There is only one way to tackle this challenge. We must politicise the movement behind Corbyn, finally break away from the ‘loyalist’ approach that says the leadership can do no wrong, and argue within society and the party for what is right. After all, if we don’t buy into our own progressive ideas, why would the general public?”


7. Response to Sue Sparks from Allan Armstrong, 29.1.19

I think Sue has got to the essence of any viable socialist strategy in England, which wishes to relate to those many thousands who joined up when Corbyn stood for leadership of the Labour Party. It must abandon a Corbyn loyalist stance and develop its own independent politics.

I remember AWL-leaning Michael Chessum speaking at the Another Europe Is Possible (AEIP) meeting in London on 8th December, criticising the SWP’s and SP’s cynical support for Lexit. He said that they had adopted this stance so they could cosy up to Corbyn. Then I looked around the conference, and saw all those ‘Love Corbyn, Hate Brexit’ T-shirts! Which only goes to show that in jumping on to the Jeremy-idolising bandwagon, the AEIP leaders have even greater illusions in Corbyn. The SWP and SP are at least more in tune with the specific politics of Corbyn’s entrenched ‘British social democratic road to socialism’, buttressed by the CPB, and more significantly by sections of the trade union bureaucracy led by Len McCluskey. . The AEIP’s leaders seem to think that their Left own social democratic politics offers some sort of alternative, and Corbyn can be persuaded to change his political spots.

To justify this, the AWL attribute Corbyn’s politics to the influence of a small stalinist clique, when in reality they both draw upon the longstanding ‘British road to socialism’ tradition established in Hyndman’s  SDP and transferred to the CPGB and most dissident communists, whether maoist or trotskyist. The AWL’s social unionist stance on Ireland (pro-Loyalist) preceded their social imperialist pro-Zionism. They have called their front organisation within the Labour Party – Clarion. This was the name given to Robert Blatchford’s paper before the First World War. He went on to give his support to that war. Blatchford also wrote England for the English, and later Britain for the British. And the AWL take Clarion as an inspiration for their politics!

Corbyn’s and Abbot’s miserable role over May’s Immigration Bill highlights the need to adopt a politics independent of both advocates of a ‘British social democratic road to socialism’. The next step that any independent-minded socialist grouping in the Labour Party needs to take, is to recognise the anti-democratic nature of the UK’s unionist state, with its Crown Powers and subservience to the City. This requires a political leap to a socialist republican, ‘internationalism from below’ politics, which understands the political situation in Scotland, Ireland And Wales, as well as England.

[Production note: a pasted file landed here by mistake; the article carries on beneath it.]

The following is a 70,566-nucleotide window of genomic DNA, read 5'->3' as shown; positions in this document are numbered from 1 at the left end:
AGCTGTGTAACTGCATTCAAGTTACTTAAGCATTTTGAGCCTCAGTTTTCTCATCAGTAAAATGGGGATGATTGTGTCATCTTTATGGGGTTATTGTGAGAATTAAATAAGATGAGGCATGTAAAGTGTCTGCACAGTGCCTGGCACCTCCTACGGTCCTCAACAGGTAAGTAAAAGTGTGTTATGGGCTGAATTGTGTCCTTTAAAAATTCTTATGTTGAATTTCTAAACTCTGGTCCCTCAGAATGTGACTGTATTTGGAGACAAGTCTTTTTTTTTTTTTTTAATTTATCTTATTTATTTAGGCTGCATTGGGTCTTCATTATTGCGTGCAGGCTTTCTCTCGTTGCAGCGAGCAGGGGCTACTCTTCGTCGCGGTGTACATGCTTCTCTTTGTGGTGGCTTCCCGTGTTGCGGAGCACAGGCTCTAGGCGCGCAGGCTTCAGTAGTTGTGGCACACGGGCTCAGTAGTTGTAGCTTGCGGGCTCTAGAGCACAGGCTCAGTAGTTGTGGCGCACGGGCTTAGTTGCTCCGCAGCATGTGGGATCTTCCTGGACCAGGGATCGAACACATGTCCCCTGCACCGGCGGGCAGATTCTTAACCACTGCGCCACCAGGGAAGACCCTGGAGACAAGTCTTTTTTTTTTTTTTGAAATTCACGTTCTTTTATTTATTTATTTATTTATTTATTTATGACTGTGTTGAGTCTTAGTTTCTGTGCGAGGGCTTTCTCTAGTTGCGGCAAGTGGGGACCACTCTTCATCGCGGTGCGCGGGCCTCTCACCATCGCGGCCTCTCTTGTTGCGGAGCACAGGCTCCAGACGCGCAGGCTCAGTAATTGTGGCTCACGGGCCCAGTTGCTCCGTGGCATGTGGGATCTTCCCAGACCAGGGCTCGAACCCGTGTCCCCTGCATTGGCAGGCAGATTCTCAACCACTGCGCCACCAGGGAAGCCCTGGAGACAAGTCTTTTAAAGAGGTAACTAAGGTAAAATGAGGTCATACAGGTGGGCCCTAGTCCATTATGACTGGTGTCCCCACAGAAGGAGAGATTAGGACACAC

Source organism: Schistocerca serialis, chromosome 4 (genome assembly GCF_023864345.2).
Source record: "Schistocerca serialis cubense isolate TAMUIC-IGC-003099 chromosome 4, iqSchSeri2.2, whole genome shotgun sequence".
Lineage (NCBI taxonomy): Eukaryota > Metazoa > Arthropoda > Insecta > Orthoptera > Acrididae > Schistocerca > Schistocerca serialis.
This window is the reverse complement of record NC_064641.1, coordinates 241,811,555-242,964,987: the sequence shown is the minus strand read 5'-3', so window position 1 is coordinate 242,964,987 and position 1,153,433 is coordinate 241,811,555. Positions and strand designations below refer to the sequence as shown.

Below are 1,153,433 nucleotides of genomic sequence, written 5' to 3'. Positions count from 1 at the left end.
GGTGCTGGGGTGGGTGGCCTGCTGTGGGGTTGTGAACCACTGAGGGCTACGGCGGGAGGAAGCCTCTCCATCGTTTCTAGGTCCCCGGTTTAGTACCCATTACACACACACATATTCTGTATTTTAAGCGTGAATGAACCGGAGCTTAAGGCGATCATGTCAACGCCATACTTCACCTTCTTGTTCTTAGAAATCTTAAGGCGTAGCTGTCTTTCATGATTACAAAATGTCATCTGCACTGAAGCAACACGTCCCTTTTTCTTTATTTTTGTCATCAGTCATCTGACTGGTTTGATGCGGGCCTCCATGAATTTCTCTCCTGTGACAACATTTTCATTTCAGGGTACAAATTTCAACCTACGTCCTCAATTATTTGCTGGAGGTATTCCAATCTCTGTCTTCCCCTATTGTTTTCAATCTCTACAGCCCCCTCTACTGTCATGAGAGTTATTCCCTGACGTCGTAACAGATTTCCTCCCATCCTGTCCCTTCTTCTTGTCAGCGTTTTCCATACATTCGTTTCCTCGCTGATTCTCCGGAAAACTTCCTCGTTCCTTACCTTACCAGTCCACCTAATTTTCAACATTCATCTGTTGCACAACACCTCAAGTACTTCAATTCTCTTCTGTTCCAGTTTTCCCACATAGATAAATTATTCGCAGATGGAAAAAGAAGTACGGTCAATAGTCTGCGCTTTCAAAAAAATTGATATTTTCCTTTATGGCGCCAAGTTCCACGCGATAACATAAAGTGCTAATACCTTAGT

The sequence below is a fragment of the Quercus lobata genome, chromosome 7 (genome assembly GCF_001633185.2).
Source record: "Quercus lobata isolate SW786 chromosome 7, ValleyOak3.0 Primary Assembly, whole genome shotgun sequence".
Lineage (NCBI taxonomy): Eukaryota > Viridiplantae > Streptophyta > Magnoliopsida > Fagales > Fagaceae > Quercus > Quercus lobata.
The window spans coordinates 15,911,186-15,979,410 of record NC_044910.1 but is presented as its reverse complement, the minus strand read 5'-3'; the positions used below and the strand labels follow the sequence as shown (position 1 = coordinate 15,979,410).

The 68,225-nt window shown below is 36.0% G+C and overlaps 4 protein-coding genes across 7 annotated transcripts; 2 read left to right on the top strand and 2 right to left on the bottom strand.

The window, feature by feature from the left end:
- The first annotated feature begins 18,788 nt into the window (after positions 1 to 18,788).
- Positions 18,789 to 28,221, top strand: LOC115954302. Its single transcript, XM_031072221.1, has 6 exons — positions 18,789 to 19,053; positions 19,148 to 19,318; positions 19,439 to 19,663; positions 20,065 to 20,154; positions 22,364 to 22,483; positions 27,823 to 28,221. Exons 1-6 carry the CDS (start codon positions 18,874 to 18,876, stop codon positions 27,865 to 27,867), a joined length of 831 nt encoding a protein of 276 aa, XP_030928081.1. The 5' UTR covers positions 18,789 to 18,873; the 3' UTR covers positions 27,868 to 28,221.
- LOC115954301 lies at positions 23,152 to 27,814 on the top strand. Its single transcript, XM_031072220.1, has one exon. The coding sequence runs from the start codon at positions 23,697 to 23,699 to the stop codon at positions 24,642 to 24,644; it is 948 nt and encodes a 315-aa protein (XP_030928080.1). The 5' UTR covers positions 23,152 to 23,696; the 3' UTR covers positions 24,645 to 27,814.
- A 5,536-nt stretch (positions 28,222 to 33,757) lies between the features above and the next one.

The AWL, which seems to want the AEIP as a front organisation for its own social unionist and social imperialist politics, is the least able to understand this. The SWP and SP largely left IndyRef1 to their local Scottish branches (SWP) or their SPS satellite (SP). They organised no real international solidarity in England. That has left rumblings of dissent amongst some of their members. The very best support in England at the time of IndyRef1 came from those, like yourself {Phil Vallender},  who organised practical support in England, (and also from those in Wales and Ireland). I was very gratified that you were able to get The Chartist to publish my republican analysis of the situation.  The work done by those who provided such practical support means they can now factor the political situations in Scotland, Ireland and Wales  into their wider analysis. The AWL, though, was as Unionist over IndyRef1 as George Galloway or the Red Paper Collective. But whereas these two’s  politics are informed by a specific Left Scottish unionism, the AWL’s social unionist politics often seems to represent little more a combination of Little Englanderism and London metropolitan ignorance.


8. Statement from Joe Healy on the Left Unity blog, 30.1.19

My statement on Labour and the Immigration Bill. Please spread widely – it is also on LU Twitter account. Many people now disillusioned with Labour. We need to get the word out that we have a very different stance!


Joseph Healy (Left Unity Party)

Link here:

“The confusion and abject failure of the Labour Party in opposing the Immigration Bill is a disgrace and indicates a real failure on the part of Labour to support EU citizens living here who are already victims of the hostile environment culture. Furthermore the Bill,  by removing freedom of movement, one of the cornerstones of any progressive policy on migration, toys with the fantasy of Fortress Britain, with its drawbridge firmly shut. Labour should have opposed this Bill tooth and nail and indicated its support both for the rights of young people in this country to free movement, the rights of EU citizens living here and an open and progressive policy on migration. By first instructing its MPs to abstain and then later only imposing a line whip it has responded to the worst instincts of some of its MPs and the Lexiteer faction in the party.